France’s new PACTE law has set out to modernise utility certificates by increasing their term of protection and adding new provisions to allow applicants to transform utility certificate applications into patent applications.
Celebrities are advised to protect their names as trademarks if they are to take action against unauthorised use by third parties, as Megan Taylor explains.
As Liverpool Football Club recently discovered, there are barriers to registering the name of a town, city or other geographical place name as a trademark.
A recent judgement by the Court of Justice of the EU has considered whether failing to specify goods and services clearly and precisely in trademark applications is a sign that the applicant acted in bad faith.
Service offering customers the opportunity to pay to name a star, in return for a certificate, found to be misleading for the purposes of trademark registration, as Louise van de Mortel explains.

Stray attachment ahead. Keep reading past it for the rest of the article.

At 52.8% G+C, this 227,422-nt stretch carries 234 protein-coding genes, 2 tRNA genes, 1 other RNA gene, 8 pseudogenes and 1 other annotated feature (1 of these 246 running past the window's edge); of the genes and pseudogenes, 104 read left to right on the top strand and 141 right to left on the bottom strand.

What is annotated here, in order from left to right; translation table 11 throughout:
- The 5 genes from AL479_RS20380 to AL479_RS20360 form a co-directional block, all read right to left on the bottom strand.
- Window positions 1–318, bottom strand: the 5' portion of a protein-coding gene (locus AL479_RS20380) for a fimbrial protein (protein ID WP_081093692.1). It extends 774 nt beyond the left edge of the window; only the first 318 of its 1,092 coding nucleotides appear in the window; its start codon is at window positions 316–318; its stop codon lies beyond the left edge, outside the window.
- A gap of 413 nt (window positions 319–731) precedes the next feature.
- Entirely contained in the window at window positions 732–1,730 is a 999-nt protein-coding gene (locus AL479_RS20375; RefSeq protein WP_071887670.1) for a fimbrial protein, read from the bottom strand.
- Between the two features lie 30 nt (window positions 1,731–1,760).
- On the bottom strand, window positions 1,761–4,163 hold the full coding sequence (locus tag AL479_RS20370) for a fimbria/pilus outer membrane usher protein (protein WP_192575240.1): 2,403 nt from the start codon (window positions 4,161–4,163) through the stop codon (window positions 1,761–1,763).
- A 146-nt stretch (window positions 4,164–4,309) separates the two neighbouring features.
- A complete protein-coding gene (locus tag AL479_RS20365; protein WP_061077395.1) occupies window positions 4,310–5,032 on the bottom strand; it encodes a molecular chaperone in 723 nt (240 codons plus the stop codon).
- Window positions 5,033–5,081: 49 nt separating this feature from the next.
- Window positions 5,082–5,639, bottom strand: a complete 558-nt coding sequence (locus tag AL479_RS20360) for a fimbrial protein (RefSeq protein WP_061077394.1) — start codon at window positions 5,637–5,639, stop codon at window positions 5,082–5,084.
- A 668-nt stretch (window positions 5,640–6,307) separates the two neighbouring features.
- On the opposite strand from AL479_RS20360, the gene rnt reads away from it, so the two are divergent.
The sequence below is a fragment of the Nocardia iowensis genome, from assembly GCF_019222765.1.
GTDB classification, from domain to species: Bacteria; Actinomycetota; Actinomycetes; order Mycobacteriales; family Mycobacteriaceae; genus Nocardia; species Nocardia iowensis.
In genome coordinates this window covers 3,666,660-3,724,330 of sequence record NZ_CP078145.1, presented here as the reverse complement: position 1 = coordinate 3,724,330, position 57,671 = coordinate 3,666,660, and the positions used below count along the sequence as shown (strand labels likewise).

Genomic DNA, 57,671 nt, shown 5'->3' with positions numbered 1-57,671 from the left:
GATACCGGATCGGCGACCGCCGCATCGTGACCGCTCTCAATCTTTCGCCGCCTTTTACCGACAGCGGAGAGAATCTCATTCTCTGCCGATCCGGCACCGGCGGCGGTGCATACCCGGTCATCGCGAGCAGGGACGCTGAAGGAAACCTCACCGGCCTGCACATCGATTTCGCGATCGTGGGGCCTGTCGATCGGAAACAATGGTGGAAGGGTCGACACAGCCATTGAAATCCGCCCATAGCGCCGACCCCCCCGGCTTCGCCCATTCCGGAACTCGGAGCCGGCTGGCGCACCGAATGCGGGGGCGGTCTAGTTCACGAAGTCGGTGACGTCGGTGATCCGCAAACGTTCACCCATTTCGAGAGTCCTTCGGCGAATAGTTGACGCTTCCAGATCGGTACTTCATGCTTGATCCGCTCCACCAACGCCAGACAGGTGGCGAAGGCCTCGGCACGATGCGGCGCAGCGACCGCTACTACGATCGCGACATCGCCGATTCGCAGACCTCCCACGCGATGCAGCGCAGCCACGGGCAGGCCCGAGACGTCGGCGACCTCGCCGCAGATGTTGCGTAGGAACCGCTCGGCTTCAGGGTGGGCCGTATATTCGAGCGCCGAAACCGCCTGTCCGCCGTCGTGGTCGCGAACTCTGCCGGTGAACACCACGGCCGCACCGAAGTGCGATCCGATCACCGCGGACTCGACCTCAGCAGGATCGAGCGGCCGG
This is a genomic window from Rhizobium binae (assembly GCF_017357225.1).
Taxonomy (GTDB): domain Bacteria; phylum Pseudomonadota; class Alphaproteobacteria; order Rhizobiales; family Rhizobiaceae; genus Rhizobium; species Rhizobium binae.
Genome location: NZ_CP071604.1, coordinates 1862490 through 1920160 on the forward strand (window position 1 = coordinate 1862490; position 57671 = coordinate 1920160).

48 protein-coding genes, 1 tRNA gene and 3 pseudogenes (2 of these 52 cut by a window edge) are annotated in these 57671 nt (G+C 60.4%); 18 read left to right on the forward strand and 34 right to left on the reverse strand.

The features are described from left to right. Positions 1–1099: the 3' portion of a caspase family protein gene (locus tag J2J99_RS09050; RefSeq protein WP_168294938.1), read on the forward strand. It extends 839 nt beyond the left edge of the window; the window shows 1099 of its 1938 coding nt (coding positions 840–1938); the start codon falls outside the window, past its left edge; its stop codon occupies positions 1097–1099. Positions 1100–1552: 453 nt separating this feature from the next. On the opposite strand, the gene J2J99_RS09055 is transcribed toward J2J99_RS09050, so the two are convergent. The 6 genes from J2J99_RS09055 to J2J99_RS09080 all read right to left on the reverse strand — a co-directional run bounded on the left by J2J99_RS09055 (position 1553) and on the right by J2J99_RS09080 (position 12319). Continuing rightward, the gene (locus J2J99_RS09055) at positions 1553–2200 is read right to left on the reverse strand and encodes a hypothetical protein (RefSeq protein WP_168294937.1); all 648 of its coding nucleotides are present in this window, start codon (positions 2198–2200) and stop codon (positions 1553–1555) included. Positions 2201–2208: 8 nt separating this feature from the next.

Will the PACTE law, which seeks to tighten up the way in which patents are issued in France, result in stronger French patents or a gradual abandonment of its measures?
Trademark enforcement is critical to brand protection strategies, but taking too heavy-handed an approach can often do more damage than good, as backcountry.com recently learned to its cost.
While “natural wine” is growing in popularity with consumers, there is currently no official label, legal definition or regulation to describe what makes a wine “natural”, says Manon Brodin.
Holders of Patent Cooperation Treaty (PCT) international applications will soon be able to apply for protection of their invention in Italy without going through the European Patent system.
Trademark law allows brand owners to take action against a trademark applied for ‘in bad faith’. But, what is meant by ‘bad faith’, and what is the process for bringing such a claim? Louise van de Mortel explains.
The question of whether plant variety denominations can be protected under Article 7(1)(m) of the European Trade Mark Regulation was addressed by the EU General Court for the first time in the dispute over ‘Kordes’ Rose Monique’. Louise van de Mortel sets out the ruling.
The EU General Court ruled in October that the iconic puzzle Rubik's Cube does not meet the requirements for registration as a 3D trademark. Louise van de Mortel sets out the decision and what it could mean for brands looking to protect shapes as trademarks in the EU.